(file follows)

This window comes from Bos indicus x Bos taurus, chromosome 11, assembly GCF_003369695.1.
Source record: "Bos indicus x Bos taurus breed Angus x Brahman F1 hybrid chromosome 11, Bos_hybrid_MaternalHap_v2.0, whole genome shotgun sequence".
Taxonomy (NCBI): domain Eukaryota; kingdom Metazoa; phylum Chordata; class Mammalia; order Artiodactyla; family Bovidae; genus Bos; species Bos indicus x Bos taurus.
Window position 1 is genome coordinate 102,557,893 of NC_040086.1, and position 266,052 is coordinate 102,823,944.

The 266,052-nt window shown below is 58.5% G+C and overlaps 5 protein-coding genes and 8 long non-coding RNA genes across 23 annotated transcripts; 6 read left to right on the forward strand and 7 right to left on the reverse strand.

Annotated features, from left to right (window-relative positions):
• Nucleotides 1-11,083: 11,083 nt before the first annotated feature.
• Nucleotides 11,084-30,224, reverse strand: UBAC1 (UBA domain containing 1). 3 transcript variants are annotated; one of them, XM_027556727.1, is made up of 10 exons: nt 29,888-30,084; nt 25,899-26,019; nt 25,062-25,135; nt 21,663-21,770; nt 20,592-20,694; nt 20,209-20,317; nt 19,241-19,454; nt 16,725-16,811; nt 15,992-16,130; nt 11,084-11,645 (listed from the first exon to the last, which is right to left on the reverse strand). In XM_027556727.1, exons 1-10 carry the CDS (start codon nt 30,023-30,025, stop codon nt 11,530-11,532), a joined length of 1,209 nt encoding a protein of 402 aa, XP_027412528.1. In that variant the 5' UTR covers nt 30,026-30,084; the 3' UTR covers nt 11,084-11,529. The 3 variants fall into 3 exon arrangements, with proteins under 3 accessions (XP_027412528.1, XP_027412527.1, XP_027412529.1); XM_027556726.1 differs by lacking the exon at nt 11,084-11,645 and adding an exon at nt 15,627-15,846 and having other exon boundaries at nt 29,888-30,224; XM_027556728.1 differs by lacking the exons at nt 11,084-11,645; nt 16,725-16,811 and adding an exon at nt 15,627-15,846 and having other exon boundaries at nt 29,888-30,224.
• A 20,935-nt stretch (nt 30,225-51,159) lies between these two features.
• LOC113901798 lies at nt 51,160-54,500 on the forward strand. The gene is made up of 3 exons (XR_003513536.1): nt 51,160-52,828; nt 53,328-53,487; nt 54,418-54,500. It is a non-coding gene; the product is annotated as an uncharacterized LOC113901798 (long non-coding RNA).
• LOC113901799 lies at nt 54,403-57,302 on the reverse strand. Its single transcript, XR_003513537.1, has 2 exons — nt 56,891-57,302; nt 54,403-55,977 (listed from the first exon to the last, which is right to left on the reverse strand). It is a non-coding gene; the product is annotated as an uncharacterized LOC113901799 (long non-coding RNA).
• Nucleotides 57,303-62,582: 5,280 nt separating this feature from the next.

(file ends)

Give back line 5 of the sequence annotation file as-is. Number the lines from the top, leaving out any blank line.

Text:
The 266,052-nt window shown below is 58.5% G+C and overlaps 5 protein-coding genes and 8 long non-coding RNA genes across 23 annotated transcripts; 6 read left to right on the forward strand and 7 right to left on the reverse strand.